With light as photons, Einstein showed that red light can't dislodge electrons because its individual photons don't have enough energy - the impacts are just not large enough to shift the electrons. However, blue light can dislodge electrons - each individual photon has more energy than the red photon. And photons of ultraviolet light, which have yet more energy, will give electrons enough energy to whizz away from the metal altogether. A good way to think of the photoelectric effect is like a full car park with lots of really bad drivers. There is a car parked in a space, and lots of other drivers want that space. To get it they can try knocking the parked car out of the way, but they can only manage to hit it one car at a time. A tiny red mini just won't have the energy to knock the parked car out of the parking space, but a big blue van will. And imagine hitting the parked car with a big ultraviolet lorry - the parked car is most likely going to move far enough to collide with something else. Returning to light and electrons, there is never really just one photon of light at a time. A bright light emits lots of photons, but it doesn't matter how bright a red light gets; red photons will still not be able to budge a single electron. This is like having a car park full of red minis each randomly hitting a parked car in turn - there will be a lot of dents but the parked car will remain where it is. However, even a dim blue light will shift some electrons - we know that even one blue van will be able to move the parked car.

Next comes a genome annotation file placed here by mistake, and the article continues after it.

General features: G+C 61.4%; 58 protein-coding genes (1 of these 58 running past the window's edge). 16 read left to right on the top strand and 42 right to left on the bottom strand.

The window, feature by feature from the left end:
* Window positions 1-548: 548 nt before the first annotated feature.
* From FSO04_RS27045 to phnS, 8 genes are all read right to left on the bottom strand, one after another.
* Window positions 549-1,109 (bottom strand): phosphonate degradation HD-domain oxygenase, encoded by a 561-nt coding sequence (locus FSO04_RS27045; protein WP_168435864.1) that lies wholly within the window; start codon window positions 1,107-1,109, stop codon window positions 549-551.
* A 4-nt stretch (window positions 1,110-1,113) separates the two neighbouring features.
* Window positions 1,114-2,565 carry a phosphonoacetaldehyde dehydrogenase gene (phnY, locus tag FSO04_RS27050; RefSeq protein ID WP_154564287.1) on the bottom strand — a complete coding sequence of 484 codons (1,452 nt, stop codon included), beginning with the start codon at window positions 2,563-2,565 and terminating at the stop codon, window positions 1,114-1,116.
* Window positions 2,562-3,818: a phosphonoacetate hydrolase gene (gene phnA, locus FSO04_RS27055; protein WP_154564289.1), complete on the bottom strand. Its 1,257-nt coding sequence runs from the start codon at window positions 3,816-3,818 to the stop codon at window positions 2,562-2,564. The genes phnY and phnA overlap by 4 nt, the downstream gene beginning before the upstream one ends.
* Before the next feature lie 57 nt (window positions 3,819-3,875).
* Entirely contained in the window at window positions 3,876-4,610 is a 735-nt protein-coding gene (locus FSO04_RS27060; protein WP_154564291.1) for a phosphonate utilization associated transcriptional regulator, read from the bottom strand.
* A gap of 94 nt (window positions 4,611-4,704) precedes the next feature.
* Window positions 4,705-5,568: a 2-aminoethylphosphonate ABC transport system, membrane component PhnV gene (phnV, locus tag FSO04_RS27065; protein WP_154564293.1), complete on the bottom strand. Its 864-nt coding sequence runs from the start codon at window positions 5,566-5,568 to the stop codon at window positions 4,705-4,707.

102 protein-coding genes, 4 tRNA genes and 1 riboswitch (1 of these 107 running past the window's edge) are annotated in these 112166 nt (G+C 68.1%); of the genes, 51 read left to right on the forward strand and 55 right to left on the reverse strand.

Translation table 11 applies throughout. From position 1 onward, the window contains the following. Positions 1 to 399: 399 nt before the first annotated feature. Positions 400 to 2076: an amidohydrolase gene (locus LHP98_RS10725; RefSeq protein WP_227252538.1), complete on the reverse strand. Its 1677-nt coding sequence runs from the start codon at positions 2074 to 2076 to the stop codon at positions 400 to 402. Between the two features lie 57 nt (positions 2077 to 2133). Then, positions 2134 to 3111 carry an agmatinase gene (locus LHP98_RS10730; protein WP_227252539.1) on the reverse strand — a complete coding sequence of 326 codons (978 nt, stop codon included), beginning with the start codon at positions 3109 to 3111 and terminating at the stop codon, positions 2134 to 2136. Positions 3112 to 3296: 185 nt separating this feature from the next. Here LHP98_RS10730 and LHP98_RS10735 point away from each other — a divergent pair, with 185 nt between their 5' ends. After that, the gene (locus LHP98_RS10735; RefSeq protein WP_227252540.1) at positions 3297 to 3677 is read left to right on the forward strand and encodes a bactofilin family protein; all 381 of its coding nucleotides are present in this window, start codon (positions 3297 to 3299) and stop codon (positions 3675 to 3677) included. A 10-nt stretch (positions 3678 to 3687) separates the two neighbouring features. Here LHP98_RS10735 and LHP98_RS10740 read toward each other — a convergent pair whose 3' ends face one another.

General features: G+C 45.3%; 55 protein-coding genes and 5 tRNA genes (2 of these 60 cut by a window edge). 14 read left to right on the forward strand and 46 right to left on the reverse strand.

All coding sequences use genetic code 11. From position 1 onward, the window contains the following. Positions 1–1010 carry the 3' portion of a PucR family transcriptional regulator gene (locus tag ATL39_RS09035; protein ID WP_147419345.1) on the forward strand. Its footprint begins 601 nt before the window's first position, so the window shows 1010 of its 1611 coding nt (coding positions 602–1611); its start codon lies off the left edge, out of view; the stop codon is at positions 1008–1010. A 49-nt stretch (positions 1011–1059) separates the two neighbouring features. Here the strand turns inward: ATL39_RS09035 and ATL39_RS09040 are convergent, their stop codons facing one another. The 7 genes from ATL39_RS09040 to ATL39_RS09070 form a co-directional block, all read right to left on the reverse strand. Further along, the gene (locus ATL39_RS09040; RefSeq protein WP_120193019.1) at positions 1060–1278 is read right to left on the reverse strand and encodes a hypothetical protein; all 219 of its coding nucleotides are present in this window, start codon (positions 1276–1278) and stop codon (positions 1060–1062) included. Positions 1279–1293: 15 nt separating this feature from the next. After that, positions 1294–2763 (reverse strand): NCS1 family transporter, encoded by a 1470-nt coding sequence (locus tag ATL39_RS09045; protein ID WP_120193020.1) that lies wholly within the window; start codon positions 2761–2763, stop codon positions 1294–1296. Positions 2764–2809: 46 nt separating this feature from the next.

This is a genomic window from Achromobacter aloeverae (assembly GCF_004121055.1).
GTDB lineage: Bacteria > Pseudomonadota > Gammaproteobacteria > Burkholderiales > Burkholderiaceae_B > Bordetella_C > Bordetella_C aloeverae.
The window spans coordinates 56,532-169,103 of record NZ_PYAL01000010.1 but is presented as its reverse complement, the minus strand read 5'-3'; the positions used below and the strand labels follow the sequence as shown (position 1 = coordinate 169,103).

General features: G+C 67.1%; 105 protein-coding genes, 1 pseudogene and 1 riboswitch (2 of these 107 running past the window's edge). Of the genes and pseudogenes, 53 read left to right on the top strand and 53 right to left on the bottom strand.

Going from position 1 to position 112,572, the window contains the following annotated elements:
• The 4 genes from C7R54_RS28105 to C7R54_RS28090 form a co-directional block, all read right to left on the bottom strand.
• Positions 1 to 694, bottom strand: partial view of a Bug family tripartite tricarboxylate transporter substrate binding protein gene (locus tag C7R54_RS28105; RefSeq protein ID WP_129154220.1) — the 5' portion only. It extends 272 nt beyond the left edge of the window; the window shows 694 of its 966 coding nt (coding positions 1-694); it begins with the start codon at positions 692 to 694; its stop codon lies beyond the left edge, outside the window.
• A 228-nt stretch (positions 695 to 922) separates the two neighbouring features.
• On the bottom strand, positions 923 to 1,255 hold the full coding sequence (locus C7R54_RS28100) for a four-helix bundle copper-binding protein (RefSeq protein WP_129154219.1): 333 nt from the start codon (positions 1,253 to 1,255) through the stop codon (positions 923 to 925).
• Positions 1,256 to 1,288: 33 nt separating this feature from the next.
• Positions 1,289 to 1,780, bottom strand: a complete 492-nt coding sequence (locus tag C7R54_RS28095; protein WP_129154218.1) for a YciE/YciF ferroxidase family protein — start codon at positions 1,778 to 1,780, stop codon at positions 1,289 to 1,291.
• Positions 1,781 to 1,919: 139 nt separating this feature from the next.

Einstein's explanation of the photoelectric effect was just the start of an avalanche of discoveries that became quantum theory. In this theory, light is not just a particle and not just a wave: it can be one or the other, depending on how it is measured. And it was discovered later that even the electrons are not just particles but are waves too.

http://www.einsteinyear.org/facts/photoelectric_effect/

br
Steve

charlieb000:
(reply corrected)
more information to compliment the above:

the photo electric effect ( http://en.wikipedia.org/wiki/Photoelectric_effect ) is the reason why tesla's invention worked, this tesla invention (image below) used to be featured on wikipedia's photoelectric effect page (now not used at all anymore) along with information with it. the electrons would be disloged by blue and UV "radiant energy" (now called light, shown in yellow in the image) and the metal plate would become positively charged.  the earth is a large electronsink and electrons from the earth would be attracted to the plate and thus the motor would work.